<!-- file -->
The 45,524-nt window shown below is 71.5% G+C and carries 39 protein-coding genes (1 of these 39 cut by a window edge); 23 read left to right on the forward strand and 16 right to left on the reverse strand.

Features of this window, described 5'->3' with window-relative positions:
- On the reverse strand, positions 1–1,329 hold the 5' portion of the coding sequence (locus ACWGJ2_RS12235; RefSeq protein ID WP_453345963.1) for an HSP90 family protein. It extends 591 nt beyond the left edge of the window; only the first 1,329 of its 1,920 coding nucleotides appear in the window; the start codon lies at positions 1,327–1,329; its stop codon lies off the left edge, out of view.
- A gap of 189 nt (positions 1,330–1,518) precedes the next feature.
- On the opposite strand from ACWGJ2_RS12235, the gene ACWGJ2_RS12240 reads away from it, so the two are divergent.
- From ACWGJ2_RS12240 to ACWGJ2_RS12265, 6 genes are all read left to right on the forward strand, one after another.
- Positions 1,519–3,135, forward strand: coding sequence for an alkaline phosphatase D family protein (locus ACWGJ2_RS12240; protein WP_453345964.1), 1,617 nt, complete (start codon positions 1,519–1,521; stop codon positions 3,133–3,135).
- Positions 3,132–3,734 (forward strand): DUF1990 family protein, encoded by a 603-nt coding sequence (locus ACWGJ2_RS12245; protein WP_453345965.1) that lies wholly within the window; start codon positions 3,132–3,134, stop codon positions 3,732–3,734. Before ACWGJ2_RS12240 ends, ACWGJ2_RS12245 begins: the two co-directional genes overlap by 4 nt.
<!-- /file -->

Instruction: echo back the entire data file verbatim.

The 45,524-nt window shown below is 71.5% G+C and carries 39 protein-coding genes (1 of these 39 cut by a window edge); 23 read left to right on the forward strand and 16 right to left on the reverse strand.

Features of this window, described 5'->3' with window-relative positions:
- On the reverse strand, positions 1–1,329 hold the 5' portion of the coding sequence (locus ACWGJ2_RS12235; RefSeq protein ID WP_453345963.1) for an HSP90 family protein. It extends 591 nt beyond the left edge of the window; only the first 1,329 of its 1,920 coding nucleotides appear in the window; the start codon lies at positions 1,327–1,329; its stop codon lies off the left edge, out of view.
- A gap of 189 nt (positions 1,330–1,518) precedes the next feature.
- On the opposite strand from ACWGJ2_RS12235, the gene ACWGJ2_RS12240 reads away from it, so the two are divergent.
- From ACWGJ2_RS12240 to ACWGJ2_RS12265, 6 genes are all read left to right on the forward strand, one after another.
- Positions 1,519–3,135, forward strand: coding sequence for an alkaline phosphatase D family protein (locus ACWGJ2_RS12240; protein WP_453345964.1), 1,617 nt, complete (start codon positions 1,519–1,521; stop codon positions 3,133–3,135).
- Positions 3,132–3,734 (forward strand): DUF1990 family protein, encoded by a 603-nt coding sequence (locus ACWGJ2_RS12245; protein WP_453345965.1) that lies wholly within the window; start codon positions 3,132–3,134, stop codon positions 3,732–3,734. Before ACWGJ2_RS12240 ends, ACWGJ2_RS12245 begins: the two co-directional genes overlap by 4 nt.